install DBD::ODBC  (this will take about 15 minutes -- make sure there are no error messages and that the final tests are OK)
    install Devel::Size

    Your CYGWIN and Perl installations are now ready to use.

  12. CYGWIN Maximum Memory

    Before we proceed, we need to work with the maximum memory setting in CYGWIN. If you don't do this, DBAmon will fail after running for a few days with this nasty error:

    Out of memory during "large" request for 16781312 bytes, total sbrk() is 386195456 bytes at ./memhog line 9.

    A good article on what this means and how to change it as at: Changing Cygwin's Maximum Memory .

    Here is a demonstration of how this works... First within Cygwin create a perl directory in your home directory. Then save these lines as a new file ( actually a new Perl program) called memhog

    print "Starting\n";
    $a="a"x(10 * 1024 * 1024);
    for ($i=0; $i<200; $i++)
      print "ITER i=$i\n";
      push(@ary, $a);
      print "  MEM allocated so far: " . ($i * (length($a) / (1024*1024))) . "\n";
    print "Done\n";

    Go ahead and run this now. You will see something like:

    MSSQL@BillB: /home/MSSQL/perl ==> memhog
    ITER i=0
      MEM allocated so far: 0
    ITER i=1
      MEM allocated so far: 10
    ITER i=2
      MEM allocated so far: 20
    ITER i=20
      MEM allocated so far: 200
    ITER i=21
    Out of memory during "large" request for 16781312 bytes, total sbrk() is 386195456 bytes at ./memhog line 9.
    MSSQL@BillB: /home/MSSQL/perl ==>

    As you can see, this simple Perl program has allocated memory iteratively until it receives the error that it cannot allocate any more. The number ~386m is the maximum amount that any Cygwin program can allocate by default.

    We will be increasing that default for Perl (Perl is the language that DBAmon was written in), which was described in the URL that you saw above. First, make sure that no Cygwin programs are running. Since you're now installing Cygwin, that should be the case. Note that the BASH shell that you're in now is OK to run.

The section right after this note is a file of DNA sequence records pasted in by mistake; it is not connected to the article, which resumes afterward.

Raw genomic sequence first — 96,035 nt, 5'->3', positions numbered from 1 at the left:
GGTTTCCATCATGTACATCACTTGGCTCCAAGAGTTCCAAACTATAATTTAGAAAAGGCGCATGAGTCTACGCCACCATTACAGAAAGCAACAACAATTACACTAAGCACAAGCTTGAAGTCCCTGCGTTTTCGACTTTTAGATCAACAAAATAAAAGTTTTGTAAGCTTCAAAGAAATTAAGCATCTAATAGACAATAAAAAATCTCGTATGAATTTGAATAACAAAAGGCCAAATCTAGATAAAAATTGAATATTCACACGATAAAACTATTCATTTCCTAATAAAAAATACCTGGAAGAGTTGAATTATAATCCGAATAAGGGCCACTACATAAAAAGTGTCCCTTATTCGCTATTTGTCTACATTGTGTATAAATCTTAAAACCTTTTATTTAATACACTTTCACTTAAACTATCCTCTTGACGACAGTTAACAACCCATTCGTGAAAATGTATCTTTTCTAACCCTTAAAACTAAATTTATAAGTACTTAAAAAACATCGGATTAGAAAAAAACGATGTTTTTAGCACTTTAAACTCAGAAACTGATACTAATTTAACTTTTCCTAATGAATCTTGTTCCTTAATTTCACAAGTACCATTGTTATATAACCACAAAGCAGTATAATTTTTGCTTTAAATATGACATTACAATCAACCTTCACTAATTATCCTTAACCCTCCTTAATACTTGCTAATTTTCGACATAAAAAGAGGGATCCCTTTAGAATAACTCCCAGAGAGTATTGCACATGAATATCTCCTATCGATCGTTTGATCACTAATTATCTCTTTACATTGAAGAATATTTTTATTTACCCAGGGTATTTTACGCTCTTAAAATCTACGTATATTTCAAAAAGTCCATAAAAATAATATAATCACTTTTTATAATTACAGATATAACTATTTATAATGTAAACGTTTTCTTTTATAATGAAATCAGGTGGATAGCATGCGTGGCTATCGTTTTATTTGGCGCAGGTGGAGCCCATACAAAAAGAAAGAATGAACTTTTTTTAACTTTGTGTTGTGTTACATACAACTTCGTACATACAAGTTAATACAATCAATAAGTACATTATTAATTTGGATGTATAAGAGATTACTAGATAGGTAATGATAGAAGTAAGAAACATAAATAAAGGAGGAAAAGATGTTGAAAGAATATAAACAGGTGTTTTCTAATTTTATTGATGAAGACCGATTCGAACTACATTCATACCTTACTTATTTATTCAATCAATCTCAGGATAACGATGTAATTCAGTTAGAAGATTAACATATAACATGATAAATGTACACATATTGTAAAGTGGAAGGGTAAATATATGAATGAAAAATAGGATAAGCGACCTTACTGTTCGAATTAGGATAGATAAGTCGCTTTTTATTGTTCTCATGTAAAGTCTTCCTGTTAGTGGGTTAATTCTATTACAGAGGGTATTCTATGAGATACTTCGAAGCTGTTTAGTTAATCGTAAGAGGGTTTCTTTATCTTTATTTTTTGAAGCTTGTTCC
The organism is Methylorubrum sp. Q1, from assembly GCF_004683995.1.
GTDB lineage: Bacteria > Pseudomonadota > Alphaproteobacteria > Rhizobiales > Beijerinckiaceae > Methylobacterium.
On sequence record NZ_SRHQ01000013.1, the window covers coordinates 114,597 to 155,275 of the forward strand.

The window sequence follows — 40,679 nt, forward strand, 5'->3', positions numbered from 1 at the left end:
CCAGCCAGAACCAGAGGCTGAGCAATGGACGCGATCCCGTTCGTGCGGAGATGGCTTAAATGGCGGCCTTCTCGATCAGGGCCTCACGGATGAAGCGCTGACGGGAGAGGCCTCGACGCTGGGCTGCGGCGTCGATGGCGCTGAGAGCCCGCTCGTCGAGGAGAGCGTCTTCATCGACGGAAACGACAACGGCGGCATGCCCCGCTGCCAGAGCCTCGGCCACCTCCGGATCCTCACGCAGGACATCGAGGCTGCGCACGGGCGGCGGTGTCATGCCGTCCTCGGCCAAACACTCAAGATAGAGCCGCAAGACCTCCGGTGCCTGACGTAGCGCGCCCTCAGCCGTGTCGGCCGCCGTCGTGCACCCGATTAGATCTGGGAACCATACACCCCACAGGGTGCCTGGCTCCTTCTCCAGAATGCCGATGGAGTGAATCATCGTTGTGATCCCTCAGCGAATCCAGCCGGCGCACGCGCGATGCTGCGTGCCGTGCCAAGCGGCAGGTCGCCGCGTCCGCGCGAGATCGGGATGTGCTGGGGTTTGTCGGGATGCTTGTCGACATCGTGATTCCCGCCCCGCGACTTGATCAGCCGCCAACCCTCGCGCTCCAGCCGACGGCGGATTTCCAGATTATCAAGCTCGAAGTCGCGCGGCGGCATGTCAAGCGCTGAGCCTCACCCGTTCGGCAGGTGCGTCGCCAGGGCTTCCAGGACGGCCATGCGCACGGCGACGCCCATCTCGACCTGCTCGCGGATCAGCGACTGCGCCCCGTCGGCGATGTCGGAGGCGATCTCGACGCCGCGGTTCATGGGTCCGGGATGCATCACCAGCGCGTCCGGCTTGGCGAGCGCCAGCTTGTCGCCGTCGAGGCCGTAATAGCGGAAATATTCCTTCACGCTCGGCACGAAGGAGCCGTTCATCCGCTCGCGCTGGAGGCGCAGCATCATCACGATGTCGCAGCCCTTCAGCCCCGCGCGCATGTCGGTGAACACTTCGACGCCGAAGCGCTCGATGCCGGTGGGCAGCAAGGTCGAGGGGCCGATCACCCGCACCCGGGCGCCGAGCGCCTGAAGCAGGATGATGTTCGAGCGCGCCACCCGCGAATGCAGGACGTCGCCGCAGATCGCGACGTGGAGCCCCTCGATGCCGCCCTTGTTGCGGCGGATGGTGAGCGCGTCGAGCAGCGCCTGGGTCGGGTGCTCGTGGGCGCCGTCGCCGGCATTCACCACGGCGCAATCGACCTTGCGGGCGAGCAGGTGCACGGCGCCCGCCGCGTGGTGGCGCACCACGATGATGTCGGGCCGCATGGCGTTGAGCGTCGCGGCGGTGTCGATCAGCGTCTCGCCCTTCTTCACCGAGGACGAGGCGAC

Run this command:

    peflags --cygwin-heap /usr/bin/perl 

    You should see:

    MSSQL@BillB: /home/MSSQL ==> peflags --cygwin-heap /usr/bin/perl
    /usr/bin/perl: initial Cygwin heap size: 0 (0x0) MB

    This indicates that the current heap size is 0 (mb) which means that the default behavior will be used, which is ~386 MB max size, which you saw above.

    We will now change the maximum, so run this command:

    peflags --cygwin-heap=2048 /usr/bin/perl 

    You should see:

    MSSQL@BillB: /cygdrive/c/Users/MSSQL/Desktop ==> peflags --cygwin-heap=2048 /usr/bin/perl
    /usr/bin/perl: initial Cygwin heap size: 2048 (0x800) MB

    Run the underlined commands below and look for the corresponding output:

    MSSQL@BillB: /home/MSSQL/perl ==> peflags --bigaddr=1 /usr/bin/perl
    MSSQL@BillB: /home/MSSQL/perl ==> peflags --bigaddr /usr/bin/perl 
    /usr/bin/perl: coff(0x0326[+bigaddr]) pe(0x8000)
    MSSQL@BillB: /home/MSSQL/perl ==>

    Now run the memhog quickie Perl program again:

    MSSQL@BillB: /home/MSSQL/perl ==> memhog
    ITER i=0
      MEM allocated so far: 0
    ITER i=1
      MEM allocated so far: 10
    ITER i=2
      MEM allocated so far: 20
    ITER i=91
      MEM allocated so far: 910
    ITER i=92
      MEM allocated so far: 920
    ITER i=93
    Out of memory during "large" request for 16781312 bytes, total sbrk() is 1594456064 bytes at ./memhog line 9.
    MSSQL@BillB: /home/MSSQL/perl ==>

    As you can see, we are now able to allocate much more memory than before.

    Another point about this to remember: As you move forward you will be customizing a DBAmon configuration file called dbamonrc. The full pathname is /opt/dbamon/adm/dbamonrc. This file controls DBAmon Mode=PRODUCTION run parameters. It is a fact that Perl LEAKS MEMORY in Cygwin, so you need to configure DBAmon to stop itself periodically. This is all automated so that you don't have to do anything, but it's a workaround to a problem that we never had when running on HP-UX. Back then, I would let DBAmon run for months without a restart and it worked fine. Anyway, I digress... in dbamonrc just set the "Iterations:" parameter to something like 10. So what will happen is that DBAmon will stop itself after completing 10 iterations. Since the job of dbamon_checker is to automatically restart DBAmon if it is not running (dbamon_checker runs via CRON), it will be transparent to you. It's silly, but that's a price that we have to pay for running under Cygwin.

  13. Install DBAmon Software

    All of these steps will be executed in the CYGWIN environment.

    1. Create DBAMON HOME Directory and Explode Software -


      mkdir -p /opt/dbamon
      cd /opt/dbamon
      cp /cygdrive/c/temp/dbamon.tgz .
      gunzip dbamon.tgz
      tar -xvf dbamon.tar

      DBAmon is now installed into your new CYGWIN environment.

    2. Perl Symbolic Link -


      ln -s /usr/bin/perl /usr/local/bin/perl 

    3. Run DBAmon Installer -


      cd /opt/dbamon/bin 
      mkdir /opt/dbamon/log

      Follow the prompts. Yes, you do want to copy the CGI scripts to the default directory that is coded into this script.

  14. DBAmon Repository - Configure -